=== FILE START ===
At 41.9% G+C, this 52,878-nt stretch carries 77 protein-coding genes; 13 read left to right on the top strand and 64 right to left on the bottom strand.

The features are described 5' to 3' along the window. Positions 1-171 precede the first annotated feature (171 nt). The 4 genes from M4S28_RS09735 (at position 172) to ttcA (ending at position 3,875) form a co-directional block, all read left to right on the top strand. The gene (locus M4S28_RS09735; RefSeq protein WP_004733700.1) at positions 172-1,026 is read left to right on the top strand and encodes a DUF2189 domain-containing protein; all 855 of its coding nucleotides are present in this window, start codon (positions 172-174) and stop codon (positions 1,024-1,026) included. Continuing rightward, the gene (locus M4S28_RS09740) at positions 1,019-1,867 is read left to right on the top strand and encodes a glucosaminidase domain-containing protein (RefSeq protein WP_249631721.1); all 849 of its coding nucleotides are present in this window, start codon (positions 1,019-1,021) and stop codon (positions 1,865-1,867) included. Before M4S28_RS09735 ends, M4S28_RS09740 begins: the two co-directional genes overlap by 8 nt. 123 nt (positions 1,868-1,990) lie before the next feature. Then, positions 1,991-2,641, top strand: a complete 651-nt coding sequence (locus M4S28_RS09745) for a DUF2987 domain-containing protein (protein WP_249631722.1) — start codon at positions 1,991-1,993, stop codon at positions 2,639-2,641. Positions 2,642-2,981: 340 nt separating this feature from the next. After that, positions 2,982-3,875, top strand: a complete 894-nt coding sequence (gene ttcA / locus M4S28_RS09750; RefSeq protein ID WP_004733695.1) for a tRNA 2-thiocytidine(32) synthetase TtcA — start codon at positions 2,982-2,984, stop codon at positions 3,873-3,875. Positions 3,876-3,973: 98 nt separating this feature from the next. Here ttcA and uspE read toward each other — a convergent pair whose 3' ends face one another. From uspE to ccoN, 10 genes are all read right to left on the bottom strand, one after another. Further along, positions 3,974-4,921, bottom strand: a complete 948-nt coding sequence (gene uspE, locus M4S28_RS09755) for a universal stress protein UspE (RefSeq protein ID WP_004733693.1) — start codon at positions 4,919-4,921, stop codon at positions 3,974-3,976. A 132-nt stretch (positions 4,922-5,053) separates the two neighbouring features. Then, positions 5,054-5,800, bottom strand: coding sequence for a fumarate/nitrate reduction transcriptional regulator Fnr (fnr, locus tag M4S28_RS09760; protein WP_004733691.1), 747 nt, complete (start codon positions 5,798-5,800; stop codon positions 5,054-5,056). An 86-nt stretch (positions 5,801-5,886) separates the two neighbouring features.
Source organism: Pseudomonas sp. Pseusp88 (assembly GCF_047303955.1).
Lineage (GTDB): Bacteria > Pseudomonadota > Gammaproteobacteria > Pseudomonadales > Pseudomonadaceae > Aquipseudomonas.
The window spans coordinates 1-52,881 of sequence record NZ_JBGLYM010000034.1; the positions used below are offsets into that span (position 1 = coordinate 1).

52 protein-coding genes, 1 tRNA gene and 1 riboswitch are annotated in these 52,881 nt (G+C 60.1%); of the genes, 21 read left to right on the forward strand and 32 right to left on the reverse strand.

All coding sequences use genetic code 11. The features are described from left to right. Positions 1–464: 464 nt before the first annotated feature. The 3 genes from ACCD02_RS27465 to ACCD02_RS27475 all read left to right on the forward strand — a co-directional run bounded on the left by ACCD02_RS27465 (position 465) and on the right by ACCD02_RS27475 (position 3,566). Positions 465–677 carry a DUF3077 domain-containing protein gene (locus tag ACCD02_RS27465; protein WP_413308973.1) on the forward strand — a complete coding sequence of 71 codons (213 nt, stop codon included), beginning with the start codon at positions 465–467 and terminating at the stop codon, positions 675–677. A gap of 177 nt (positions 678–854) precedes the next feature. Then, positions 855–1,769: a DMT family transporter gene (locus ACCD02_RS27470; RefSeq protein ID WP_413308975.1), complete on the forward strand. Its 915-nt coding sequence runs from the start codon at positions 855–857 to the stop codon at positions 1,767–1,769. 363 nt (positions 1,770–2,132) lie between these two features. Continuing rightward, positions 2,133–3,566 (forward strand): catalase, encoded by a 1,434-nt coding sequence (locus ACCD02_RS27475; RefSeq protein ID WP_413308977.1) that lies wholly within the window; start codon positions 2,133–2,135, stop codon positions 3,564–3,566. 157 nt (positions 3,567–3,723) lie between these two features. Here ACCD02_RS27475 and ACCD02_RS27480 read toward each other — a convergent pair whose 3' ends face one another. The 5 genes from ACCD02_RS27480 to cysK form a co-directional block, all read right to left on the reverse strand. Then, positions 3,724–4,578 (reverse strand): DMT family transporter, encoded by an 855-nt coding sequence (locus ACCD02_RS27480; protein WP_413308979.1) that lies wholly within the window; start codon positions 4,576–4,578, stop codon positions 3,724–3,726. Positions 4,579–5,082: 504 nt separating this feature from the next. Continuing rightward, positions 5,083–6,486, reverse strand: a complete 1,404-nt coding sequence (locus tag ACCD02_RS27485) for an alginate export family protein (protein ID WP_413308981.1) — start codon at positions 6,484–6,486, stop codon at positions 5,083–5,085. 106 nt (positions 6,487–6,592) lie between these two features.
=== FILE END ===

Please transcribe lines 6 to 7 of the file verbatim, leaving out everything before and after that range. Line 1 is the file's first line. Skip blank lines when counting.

52 protein-coding genes, 1 tRNA gene and 1 riboswitch are annotated in these 52,881 nt (G+C 60.1%); of the genes, 21 read left to right on the forward strand and 32 right to left on the reverse strand.

All coding sequences use genetic code 11. The features are described from left to right. Positions 1–464: 464 nt before the first annotated feature. The 3 genes from ACCD02_RS27465 to ACCD02_RS27475 all read left to right on the forward strand — a co-directional run bounded on the left by ACCD02_RS27465 (position 465) and on the right by ACCD02_RS27475 (position 3,566). Positions 465–677 carry a DUF3077 domain-containing protein gene (locus tag ACCD02_RS27465; protein WP_413308973.1) on the forward strand — a complete coding sequence of 71 codons (213 nt, stop codon included), beginning with the start codon at positions 465–467 and terminating at the stop codon, positions 675–677. A gap of 177 nt (positions 678–854) precedes the next feature. Then, positions 855–1,769: a DMT family transporter gene (locus ACCD02_RS27470; RefSeq protein ID WP_413308975.1), complete on the forward strand. Its 915-nt coding sequence runs from the start codon at positions 855–857 to the stop codon at positions 1,767–1,769. 363 nt (positions 1,770–2,132) lie between these two features. Continuing rightward, positions 2,133–3,566 (forward strand): catalase, encoded by a 1,434-nt coding sequence (locus ACCD02_RS27475; RefSeq protein ID WP_413308977.1) that lies wholly within the window; start codon positions 2,133–2,135, stop codon positions 3,564–3,566. 157 nt (positions 3,567–3,723) lie between these two features. Here ACCD02_RS27475 and ACCD02_RS27480 read toward each other — a convergent pair whose 3' ends face one another. The 5 genes from ACCD02_RS27480 to cysK form a co-directional block, all read right to left on the reverse strand. Then, positions 3,724–4,578 (reverse strand): DMT family transporter, encoded by an 855-nt coding sequence (locus ACCD02_RS27480; protein WP_413308979.1) that lies wholly within the window; start codon positions 4,576–4,578, stop codon positions 3,724–3,726. Positions 4,579–5,082: 504 nt separating this feature from the next. Continuing rightward, positions 5,083–6,486, reverse strand: a complete 1,404-nt coding sequence (locus tag ACCD02_RS27485) for an alginate export family protein (protein ID WP_413308981.1) — start codon at positions 6,484–6,486, stop codon at positions 5,083–5,085. 106 nt (positions 6,487–6,592) lie between these two features.